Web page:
Here are less obvious, under-appreciated and as-yet-unspoilt spots for your European travels this year
A list of budget-friendly European destinations can be tricky. There are those which pop up in every list of this type (Split, Sofia and so forth), which are now becoming a little infuriated by being inundated with tourists; those which are now past that and into giant-tour-group / stag party territory (Krakow, Prague); and those which are good value for the size of the place, but seem — what? — a little obvious (Lisbon, Naples).
We’ve tried to put together a list of less obvious, under-appreciated and as-yet-unspoilt spots for your European travels this year. Bon voyage!
The Caucasus is becoming an increasingly popular destination for travellers looking for somewhere lesser-known and somewhere that’s still a bit off the beaten track.
Azerbaijan is promoting tourism heavily — and bagging itself a Formula One race in the process — and Georgia in particular is becoming a very cool place to go. But we’re going to have a look at Armenia, which, while technically not on the continent, is considered European by many.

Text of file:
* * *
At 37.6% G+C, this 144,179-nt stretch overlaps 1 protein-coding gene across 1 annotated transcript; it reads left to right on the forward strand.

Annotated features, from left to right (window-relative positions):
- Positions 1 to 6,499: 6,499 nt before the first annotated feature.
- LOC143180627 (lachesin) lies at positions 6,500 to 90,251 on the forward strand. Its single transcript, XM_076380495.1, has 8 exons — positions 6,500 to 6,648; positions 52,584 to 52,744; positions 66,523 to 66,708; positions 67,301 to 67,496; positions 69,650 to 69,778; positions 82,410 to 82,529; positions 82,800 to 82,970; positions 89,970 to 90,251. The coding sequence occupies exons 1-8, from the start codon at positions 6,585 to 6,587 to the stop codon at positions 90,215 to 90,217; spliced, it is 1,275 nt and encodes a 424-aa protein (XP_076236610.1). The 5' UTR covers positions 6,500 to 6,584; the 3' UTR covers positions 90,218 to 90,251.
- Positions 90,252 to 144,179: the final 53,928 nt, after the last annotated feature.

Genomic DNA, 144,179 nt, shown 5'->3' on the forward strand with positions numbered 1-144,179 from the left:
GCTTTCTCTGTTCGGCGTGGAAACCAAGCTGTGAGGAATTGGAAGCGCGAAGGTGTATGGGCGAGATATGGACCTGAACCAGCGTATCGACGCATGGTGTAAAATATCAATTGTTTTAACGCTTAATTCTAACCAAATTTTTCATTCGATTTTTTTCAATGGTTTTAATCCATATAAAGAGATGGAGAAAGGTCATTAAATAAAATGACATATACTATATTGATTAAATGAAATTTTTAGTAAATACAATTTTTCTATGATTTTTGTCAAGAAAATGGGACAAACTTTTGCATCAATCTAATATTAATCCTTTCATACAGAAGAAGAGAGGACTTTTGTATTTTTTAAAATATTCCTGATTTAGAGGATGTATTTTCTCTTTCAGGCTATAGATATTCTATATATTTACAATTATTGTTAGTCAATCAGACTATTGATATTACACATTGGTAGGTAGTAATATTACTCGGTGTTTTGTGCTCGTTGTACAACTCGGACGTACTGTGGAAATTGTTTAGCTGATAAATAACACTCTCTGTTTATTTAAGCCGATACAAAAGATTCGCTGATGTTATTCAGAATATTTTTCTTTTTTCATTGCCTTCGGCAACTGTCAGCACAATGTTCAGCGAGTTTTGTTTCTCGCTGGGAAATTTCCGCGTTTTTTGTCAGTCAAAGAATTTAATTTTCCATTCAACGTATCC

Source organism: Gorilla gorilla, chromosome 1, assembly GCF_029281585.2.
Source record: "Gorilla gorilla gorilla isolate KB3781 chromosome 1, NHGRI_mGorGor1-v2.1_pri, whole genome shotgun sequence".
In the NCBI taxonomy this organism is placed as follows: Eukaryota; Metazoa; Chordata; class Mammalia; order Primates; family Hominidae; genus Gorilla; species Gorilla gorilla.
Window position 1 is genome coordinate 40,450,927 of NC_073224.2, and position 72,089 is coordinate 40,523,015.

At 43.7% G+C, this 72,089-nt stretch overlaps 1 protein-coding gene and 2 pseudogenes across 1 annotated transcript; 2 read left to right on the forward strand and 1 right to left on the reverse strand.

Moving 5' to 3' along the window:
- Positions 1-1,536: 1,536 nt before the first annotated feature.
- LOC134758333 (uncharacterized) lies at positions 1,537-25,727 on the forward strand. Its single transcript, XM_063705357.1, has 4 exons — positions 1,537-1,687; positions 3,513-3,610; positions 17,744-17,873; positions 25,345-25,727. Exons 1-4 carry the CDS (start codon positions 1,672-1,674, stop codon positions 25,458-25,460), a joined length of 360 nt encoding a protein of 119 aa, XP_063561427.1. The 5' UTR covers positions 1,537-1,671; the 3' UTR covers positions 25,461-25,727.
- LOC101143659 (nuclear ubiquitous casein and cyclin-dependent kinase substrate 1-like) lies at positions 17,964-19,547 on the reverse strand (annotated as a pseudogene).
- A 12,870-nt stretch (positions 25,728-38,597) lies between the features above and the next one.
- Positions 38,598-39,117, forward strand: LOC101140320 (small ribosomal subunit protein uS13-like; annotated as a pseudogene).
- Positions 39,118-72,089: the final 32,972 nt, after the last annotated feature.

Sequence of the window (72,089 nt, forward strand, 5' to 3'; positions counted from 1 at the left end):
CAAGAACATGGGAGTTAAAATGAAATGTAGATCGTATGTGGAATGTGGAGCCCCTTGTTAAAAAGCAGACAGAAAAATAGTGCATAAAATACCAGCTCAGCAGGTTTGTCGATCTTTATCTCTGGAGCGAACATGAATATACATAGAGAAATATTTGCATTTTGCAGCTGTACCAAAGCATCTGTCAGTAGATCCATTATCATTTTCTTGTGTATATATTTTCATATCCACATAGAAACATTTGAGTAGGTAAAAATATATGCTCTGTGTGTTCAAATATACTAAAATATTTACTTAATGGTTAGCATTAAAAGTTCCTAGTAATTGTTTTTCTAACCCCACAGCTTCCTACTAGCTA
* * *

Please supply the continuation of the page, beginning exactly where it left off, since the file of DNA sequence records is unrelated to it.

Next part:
Yerevan, the capital, is one of the longest continually-inhabited cities on the planet, and its vast squares and wide boulevards bring to mind Paris, while here and there you may be reminded of Budapest or Rome. Make no mistake though — it is very much its own city.
Lying in the shadow of Mount Ararat, it has been the centre of an almost constant power struggle between Christians and Muslims in the region, but today, it has emerged from the economic collapse of the post-Soviet era into a modern, open city.
The centre of the city is remarkably green. There are a number of parks and gardens in which to relax, and the locals do, frequently. Summer evenings will see locals chilling out of doors (there are apparently over 500 outdoor eateries in town!), and the selection of food and drink would be the envy of many western European cities, with local delicacies like barbecued meat vying for attention between sushi, Mexican and Thai food.
Pay sober attention to the history of the place by visiting the Armenian Genocide Memorial and Museum to learn about an inescapable part of the country’s tumultuous past; visit the gorgeous Blue Mosque for a calming alternative to the bustle beyond; head to the top of the Cascade for a view of the city and the mountains beyond; or simply get to know the city and its people by talking to the gregarious locals.